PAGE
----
S’pore Animal Parks welcomed 900 newborn animals in 2021, nearly double the number in 2020 – Mothership.SG

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Singapore’s first baby panda was just one of many newborns that Singapore’s four wildlife parks welcomed last year.

Baby boom in 2021

Mandai Wildlife Group collectively welcomed 900 hatchlings in 2021, nearly double the number in 2020, the Mandai Wildlife Group said in a press release.

Jurong Bird Park, Night Safari, River Wonders and Singapore Zoo have seen the birth of 160 species.

44 of these species have been listed as threatened in the International Union for Conservation of Nature (IUCN) Red List of Threatened Species.

Here are some of the most charismatic species that have seen additions to their families in 2021.

Sunda slow loris

A baby Sunda slow loris was born on Christmas Day last year at Night Safari.

The species is native to Southeast Asia and classified as an endangered species.

The species is declining in the wild, threatened by growing demand from the illegal pet trade and its supposed healing properties in traditional medicine.

Image via Mandai Wildlife Group.

Image via Mandai Wildlife Group.

African Painted Dogs

A litter of four African painted dogs have joined the pack at Singapore Zoo after a 16-year hiatus.

Endangered globally, the species is named for its tricolor coat.

Dogs are Africa’s most endangered large carnivores, endangered due to human encroachment.

Image via Mandai Wildlife Group.

Image via Mandai Wildlife Group.

Grévy’s zebras

The world’s largest and most endangered species of zebra welcomed a new foal last September to Singapore Zoo.

Managed by the European Association of Zoos and Aquaria’s Endangered Species Programme, Grévy’s zebras in Singapore contribute to “global ex-situ conservation efforts for this highly endangered species”, the press release said.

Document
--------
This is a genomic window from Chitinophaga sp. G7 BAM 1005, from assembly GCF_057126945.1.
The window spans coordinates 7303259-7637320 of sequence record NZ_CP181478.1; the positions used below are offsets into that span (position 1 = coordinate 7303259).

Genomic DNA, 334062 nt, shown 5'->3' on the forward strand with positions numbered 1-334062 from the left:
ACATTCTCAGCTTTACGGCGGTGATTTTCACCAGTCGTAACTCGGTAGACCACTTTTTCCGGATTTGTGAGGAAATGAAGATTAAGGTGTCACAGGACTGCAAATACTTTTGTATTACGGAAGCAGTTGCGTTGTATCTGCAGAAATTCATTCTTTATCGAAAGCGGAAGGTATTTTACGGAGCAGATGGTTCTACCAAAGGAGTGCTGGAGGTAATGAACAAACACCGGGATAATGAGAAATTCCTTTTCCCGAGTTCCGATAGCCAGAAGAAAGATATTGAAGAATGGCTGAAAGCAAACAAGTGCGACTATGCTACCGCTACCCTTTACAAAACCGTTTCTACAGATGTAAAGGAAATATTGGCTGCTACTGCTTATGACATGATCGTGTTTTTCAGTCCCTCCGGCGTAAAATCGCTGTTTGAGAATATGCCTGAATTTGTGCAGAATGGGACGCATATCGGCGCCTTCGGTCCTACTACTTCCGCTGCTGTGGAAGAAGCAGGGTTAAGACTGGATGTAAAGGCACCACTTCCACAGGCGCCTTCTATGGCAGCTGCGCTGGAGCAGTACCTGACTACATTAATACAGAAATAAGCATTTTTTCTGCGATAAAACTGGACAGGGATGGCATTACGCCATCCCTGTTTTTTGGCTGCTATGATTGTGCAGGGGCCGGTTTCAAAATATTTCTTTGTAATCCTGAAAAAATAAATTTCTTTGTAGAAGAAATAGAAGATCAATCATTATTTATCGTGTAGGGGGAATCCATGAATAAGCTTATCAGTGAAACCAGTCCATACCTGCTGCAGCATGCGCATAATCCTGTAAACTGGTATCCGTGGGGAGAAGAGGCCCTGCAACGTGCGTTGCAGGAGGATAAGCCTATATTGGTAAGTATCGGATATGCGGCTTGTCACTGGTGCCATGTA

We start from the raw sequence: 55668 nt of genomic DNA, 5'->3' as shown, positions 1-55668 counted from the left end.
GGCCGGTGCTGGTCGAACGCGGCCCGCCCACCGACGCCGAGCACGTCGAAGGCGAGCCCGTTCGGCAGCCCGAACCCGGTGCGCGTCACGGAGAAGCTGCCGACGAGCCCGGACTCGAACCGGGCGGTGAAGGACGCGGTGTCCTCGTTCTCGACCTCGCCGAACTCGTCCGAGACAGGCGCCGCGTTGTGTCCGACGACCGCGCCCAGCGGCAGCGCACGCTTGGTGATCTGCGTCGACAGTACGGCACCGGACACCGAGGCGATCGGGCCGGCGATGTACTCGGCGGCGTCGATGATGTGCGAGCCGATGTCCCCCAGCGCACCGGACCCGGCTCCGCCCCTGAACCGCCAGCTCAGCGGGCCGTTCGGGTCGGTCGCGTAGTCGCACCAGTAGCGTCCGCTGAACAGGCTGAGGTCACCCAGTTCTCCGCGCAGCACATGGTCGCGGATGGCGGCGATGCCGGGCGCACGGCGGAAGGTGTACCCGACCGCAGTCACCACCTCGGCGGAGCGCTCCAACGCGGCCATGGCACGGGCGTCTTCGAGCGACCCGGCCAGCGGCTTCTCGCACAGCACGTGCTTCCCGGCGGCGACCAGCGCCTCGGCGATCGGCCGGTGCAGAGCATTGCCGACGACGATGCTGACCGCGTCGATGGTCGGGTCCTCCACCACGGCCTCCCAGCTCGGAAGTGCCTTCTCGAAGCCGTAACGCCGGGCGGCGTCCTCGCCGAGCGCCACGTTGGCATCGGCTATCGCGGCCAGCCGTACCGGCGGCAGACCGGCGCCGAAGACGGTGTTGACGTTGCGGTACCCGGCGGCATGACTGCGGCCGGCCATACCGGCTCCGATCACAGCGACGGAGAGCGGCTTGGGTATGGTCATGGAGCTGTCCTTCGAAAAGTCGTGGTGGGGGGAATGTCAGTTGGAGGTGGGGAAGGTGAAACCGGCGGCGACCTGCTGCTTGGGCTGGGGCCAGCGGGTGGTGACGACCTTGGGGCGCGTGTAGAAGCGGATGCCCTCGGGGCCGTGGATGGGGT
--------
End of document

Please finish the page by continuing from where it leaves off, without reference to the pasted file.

Native to Kenya and Ethiopia, there are only 3,000 Grévy’s zebras left in the wild.

Image via Mandai Wildlife Group.

Dove with the bleeding heart of the niggers

Jurong Bird Park welcomed three male and female pairs of critically endangered Negros bleeding heart doves from the Philippine island of Negros in September 2021.

Jurong Bird Park and Mandai Nature have partnered with Talarak Foundation Inc (TFI) in Negros Forest Park, Bacolod City, Philippines to set up this breeding program, the first of its kind outside the Philippines.

In addition, the Jurong Bird Park is the only zoological institution to hold this species.

The first chick hatched in November last year, and it is also the only newborn outside of its home country.

The program welcomed two more chicks earlier this year.

Image via Mandai Wildlife Group.

Straw-headed bulbuls

Straw-headed bulbuls are critically endangered birds native to Singapore.

The species was once common in Southeast Asia, but fell victim to the caged bird trade due to their melodic voices.

Here is one of three hatchlings from Jurong Bird Park:

Image via Mandai Wildlife Group.

Golden mantles

70 endangered golden mantlas hatched in Singapore Zoo’s RepTopia last year.

Bright yellow amphibians are endemic to east-central Madagascar.

Image via Mandai Wildlife Group.

Image via Mandai Wildlife Group.

false gharial

For the first time, the Singapore Zoo has successfully bred the False Gharial, or Tomistoma.

It is an endangered crocodile species in Southeast Asia and is notoriously difficult to breed as it requires very specific breeding conditions.

Image via Mandai Wildlife Group.

Sakishima Grass Lizards

A pair of Sakishima grass lizards also hatched last year.

The endangered species was once abundant in the southern islands of Japan, but reproduces slowly as females only lay one or two eggs.

Image via Mandai Wildlife Group.

Baby giant panda, Le Le

Singapore’s beloved giant panda couple, Kai Kai and Jia Jia, also gave birth to Singapore’s first red panda, Le Le, who was born on August 14, 2021.

Since December 30, 2021, Le Le has been meeting visitors at its River Wonders nursery.

Best images by Mandai Wildlife Group.

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